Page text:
Pa. officials consider tax breaks for volunteer EMTs
Qualifying EMTs would receive a 20 percent discount on local real estate taxes and up to a $300 tax break on the township's earned income tax
By Daveen Rae Kurutz
Beaver County Times
ALEPPO TOWNSHIP, Pa. — It could pay to be a volunteer or emergency responder in some local communities.
Township officials next week will consider adopting an ordinance that would give volunteer firefighters and employees of nonprofit Emergency Management Service Associations a tax break. Under the proposal, qualifying firefighters and emergency workers would receive a 20 percent discount on local real estate taxes and up to a $300 tax break on the township’s earned income tax.
“There hasn’t been much opinion against it,” township Manager Gwen Patterson said. “We’re just following what other municipalities are doing.”
The proposal is possible thanks to Act 172 of 2016, which went into effect in January. A voluntary piece of legislation, it allows municipalities to decide if they want to offer the tax break or not.
Many Allegheny County communities have begun adopting ordinances that outline their program, but each reflect the community’s needs, Patterson said. For instance Emsworth, which is the municipal ordinance Aleppo Township is basing its policy off of, offers a 20 percent tax break on local property tax and half of the earned income tax owed. That ordinance also defines the amount of work that a volunteer must perform to be eligible. For instance, in Emsworth, a volunteer firefighter must respond to 30 percent of calls or attend 50 percent of trainings and meetings, or a combination of 40 percent of calls and 40 percent of meetings and trainings.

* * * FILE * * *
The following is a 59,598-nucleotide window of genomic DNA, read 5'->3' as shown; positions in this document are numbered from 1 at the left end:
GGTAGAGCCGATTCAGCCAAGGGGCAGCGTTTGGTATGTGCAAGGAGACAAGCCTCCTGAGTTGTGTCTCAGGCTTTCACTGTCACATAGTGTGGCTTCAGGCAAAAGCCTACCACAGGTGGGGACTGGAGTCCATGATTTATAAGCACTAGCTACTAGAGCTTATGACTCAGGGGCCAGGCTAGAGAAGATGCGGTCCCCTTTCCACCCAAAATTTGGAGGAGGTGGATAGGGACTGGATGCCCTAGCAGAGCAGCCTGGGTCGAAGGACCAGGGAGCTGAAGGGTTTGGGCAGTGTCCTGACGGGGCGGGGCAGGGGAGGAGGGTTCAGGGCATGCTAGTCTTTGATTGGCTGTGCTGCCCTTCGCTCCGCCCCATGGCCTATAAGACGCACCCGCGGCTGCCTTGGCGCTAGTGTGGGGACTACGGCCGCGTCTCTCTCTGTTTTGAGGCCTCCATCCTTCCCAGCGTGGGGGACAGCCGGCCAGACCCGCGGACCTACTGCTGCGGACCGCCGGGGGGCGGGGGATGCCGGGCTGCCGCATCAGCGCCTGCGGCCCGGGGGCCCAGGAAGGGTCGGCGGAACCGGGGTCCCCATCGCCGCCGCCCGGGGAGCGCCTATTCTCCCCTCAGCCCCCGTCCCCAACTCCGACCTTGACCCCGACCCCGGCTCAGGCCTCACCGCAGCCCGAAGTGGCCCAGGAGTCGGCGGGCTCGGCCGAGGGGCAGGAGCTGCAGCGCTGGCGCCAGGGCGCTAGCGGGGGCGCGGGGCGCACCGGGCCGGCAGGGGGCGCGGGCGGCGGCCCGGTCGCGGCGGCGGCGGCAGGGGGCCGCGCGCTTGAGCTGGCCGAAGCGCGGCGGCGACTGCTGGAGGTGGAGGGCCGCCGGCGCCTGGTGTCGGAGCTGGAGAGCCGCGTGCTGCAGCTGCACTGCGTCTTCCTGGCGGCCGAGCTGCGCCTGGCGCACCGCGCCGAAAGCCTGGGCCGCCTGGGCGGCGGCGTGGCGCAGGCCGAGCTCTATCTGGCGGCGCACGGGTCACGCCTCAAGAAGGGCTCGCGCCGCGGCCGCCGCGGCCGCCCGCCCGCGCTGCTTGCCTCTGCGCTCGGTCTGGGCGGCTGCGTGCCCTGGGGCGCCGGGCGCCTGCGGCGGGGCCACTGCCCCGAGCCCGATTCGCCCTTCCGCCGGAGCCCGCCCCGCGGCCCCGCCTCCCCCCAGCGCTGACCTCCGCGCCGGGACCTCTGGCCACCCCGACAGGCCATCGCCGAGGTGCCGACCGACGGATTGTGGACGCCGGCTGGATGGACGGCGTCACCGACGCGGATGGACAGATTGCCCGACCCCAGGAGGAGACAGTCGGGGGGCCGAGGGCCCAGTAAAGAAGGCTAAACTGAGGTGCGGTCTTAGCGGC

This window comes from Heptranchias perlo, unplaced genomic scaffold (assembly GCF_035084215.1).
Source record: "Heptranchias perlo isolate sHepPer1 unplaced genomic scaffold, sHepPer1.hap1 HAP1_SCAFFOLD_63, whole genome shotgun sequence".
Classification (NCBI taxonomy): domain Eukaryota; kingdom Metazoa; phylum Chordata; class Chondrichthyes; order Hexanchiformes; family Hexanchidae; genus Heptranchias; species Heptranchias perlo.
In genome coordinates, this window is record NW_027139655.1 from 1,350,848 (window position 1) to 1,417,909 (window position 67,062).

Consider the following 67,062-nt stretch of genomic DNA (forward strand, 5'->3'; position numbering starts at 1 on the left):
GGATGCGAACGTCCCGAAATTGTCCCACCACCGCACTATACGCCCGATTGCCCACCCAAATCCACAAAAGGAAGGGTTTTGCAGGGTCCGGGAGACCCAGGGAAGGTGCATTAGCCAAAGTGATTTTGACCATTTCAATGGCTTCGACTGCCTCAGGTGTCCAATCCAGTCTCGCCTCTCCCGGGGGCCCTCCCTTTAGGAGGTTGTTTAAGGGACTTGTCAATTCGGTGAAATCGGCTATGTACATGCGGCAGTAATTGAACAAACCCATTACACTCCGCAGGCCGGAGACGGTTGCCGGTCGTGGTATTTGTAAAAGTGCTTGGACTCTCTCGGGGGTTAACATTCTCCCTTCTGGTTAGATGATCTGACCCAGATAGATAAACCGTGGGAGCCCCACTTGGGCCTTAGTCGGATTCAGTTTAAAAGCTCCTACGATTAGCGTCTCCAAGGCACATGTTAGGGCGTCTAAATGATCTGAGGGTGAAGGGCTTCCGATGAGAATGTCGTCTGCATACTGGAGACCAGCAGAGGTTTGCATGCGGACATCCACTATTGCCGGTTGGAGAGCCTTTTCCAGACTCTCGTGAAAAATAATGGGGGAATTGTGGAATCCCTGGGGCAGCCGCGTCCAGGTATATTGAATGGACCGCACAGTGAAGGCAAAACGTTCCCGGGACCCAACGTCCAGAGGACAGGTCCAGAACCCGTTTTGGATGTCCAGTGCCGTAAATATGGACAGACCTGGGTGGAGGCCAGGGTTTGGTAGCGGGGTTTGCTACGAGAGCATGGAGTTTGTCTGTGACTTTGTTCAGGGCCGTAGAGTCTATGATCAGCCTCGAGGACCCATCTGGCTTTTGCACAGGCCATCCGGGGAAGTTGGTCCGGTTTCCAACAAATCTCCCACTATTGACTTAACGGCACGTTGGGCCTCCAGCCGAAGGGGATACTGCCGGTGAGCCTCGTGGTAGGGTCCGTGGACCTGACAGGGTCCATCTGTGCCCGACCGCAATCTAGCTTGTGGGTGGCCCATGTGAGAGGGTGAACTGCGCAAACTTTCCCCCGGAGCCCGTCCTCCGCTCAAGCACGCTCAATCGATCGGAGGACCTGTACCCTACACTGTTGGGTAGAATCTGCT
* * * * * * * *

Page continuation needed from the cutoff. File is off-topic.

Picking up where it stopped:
Patterson said that Aleppo Township will determine the criteria for a volunteer to receive the benefit based on fire department criteria.
The same is not true in Beaver County. Act 172 hasn’t been a topic at local meetings, said Ambridge borough Manager Joe Kauer. In Monaca, councilman Chris Shotter – who also serves as president of Monaca Volunteer Fire Company No. 4 – said he hasn’t heard it discussed anywhere in the county.
As a firefighter, he thinks it’s a nice gesture, but as a councilman, he has concerns.
“It’s a great recruiting tool, but as a councilman, you see the effects of that break on the budget,” Shotter said. “How are you replacing the funding when you give that tax break?”
That’s a question local municipalities have to ask themselves, said Rick Schuettler, executive director at the Pennsylvania Municipal League. Since it’s not mandatory, each community’s leaders can make the decision that best fits their needs. He noted that the state legislature didn’t include a state tax break in the law, but only gave municipal officials the option of offering the discount.”
“People are definitely interested in the idea,” Schuettler said. “If you can’t afford it, then don’t do it, but that’s a local decision.”
Copyright 2017 Beaver County Times